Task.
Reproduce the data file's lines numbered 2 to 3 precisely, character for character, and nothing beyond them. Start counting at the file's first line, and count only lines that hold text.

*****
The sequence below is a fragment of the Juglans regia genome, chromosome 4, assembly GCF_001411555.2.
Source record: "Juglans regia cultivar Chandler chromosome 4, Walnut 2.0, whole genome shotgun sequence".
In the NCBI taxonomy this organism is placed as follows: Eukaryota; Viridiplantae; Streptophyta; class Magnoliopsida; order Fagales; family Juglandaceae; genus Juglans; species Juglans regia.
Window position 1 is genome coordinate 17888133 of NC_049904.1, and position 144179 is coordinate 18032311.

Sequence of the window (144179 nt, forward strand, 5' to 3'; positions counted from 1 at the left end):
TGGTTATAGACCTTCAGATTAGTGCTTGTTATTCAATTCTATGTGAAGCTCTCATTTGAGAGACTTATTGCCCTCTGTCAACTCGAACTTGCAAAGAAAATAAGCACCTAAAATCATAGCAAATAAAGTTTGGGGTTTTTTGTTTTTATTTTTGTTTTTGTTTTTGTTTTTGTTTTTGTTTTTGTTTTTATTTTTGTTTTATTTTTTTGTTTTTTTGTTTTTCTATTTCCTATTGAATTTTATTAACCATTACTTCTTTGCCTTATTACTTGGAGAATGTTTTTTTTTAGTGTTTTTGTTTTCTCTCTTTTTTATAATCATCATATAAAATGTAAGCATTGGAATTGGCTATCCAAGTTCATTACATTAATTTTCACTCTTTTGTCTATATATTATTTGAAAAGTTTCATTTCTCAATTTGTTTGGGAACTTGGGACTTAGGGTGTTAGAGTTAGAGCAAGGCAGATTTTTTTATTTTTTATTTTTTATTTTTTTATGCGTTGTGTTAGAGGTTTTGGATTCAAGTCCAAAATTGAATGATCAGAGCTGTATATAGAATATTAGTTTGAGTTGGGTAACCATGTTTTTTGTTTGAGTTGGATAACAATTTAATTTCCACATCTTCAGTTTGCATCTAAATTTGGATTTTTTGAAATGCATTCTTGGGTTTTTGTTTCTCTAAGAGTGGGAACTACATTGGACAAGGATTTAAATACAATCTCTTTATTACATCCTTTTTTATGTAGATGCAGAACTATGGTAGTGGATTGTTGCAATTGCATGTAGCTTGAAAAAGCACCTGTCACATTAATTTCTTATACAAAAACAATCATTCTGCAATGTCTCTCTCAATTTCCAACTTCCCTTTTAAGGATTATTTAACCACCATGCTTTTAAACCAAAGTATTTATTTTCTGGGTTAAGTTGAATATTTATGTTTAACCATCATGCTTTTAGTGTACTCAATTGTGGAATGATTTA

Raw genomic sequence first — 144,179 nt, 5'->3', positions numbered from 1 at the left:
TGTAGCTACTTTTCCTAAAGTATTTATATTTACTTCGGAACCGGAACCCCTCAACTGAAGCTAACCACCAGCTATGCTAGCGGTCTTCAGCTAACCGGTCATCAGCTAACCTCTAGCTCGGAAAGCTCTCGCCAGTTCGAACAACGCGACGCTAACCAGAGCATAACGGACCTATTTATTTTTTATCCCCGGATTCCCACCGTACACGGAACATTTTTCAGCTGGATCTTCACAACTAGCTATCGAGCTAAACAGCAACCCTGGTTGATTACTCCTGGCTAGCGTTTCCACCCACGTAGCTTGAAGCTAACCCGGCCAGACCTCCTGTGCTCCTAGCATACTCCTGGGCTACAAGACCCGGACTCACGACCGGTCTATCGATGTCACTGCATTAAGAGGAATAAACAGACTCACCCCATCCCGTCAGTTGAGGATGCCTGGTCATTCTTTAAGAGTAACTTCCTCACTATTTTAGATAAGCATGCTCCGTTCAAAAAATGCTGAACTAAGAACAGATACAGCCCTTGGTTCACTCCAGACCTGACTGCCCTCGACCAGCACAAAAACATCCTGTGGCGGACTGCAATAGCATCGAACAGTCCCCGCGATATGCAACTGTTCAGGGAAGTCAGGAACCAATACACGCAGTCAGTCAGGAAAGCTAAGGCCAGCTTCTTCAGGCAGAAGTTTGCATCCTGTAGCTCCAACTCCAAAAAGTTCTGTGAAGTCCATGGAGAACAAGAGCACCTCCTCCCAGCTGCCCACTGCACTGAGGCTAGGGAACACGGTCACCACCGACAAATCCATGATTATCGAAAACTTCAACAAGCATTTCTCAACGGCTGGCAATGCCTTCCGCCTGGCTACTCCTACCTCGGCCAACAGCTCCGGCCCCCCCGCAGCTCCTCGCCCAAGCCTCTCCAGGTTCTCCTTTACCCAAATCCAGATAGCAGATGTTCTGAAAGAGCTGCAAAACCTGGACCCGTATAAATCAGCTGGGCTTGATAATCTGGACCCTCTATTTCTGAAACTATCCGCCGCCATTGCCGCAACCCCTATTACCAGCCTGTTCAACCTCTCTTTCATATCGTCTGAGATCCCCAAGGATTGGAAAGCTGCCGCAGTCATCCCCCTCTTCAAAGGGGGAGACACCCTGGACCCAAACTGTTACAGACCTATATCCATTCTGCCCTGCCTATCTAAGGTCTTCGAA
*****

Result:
Source record: "Juglans regia cultivar Chandler chromosome 4, Walnut 2.0, whole genome shotgun sequence".
In the NCBI taxonomy this organism is placed as follows: Eukaryota; Viridiplantae; Streptophyta; class Magnoliopsida; order Fagales; family Juglandaceae; genus Juglans; species Juglans regia.